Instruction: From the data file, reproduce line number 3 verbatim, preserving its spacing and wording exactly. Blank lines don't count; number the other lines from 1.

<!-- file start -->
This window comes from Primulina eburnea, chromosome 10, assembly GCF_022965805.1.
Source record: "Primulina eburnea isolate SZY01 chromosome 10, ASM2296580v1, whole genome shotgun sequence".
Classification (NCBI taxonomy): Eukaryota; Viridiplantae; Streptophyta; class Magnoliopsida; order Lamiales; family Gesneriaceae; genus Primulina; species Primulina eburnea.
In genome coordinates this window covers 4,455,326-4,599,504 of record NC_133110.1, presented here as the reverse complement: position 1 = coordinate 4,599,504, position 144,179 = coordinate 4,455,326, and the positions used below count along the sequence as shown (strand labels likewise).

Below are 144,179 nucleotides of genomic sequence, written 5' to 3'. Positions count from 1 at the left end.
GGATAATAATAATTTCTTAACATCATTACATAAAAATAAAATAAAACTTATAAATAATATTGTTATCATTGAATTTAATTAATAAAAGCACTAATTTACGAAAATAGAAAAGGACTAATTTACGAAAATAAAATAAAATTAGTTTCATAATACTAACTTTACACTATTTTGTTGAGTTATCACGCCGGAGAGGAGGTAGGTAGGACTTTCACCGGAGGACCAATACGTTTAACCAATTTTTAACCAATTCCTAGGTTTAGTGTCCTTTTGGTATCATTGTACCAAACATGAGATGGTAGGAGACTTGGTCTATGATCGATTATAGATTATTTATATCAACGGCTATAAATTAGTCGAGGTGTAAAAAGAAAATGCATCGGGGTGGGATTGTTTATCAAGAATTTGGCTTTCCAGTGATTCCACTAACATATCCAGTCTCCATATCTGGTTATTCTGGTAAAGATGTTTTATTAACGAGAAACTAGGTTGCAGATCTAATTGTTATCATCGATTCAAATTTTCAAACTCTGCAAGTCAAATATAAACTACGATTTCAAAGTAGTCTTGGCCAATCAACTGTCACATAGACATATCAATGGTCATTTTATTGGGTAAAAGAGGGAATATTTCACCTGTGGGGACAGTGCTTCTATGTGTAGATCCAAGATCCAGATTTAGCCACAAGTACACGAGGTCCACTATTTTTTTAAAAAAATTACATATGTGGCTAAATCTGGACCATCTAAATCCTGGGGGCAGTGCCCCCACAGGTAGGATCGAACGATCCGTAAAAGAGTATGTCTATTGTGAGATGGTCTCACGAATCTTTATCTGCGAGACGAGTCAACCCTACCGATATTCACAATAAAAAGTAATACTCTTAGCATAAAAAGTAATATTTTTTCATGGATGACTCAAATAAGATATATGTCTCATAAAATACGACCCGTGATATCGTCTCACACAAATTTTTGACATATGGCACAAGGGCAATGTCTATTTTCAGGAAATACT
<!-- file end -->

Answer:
Classification (NCBI taxonomy): Eukaryota; Viridiplantae; Streptophyta; class Magnoliopsida; order Lamiales; family Gesneriaceae; genus Primulina; species Primulina eburnea.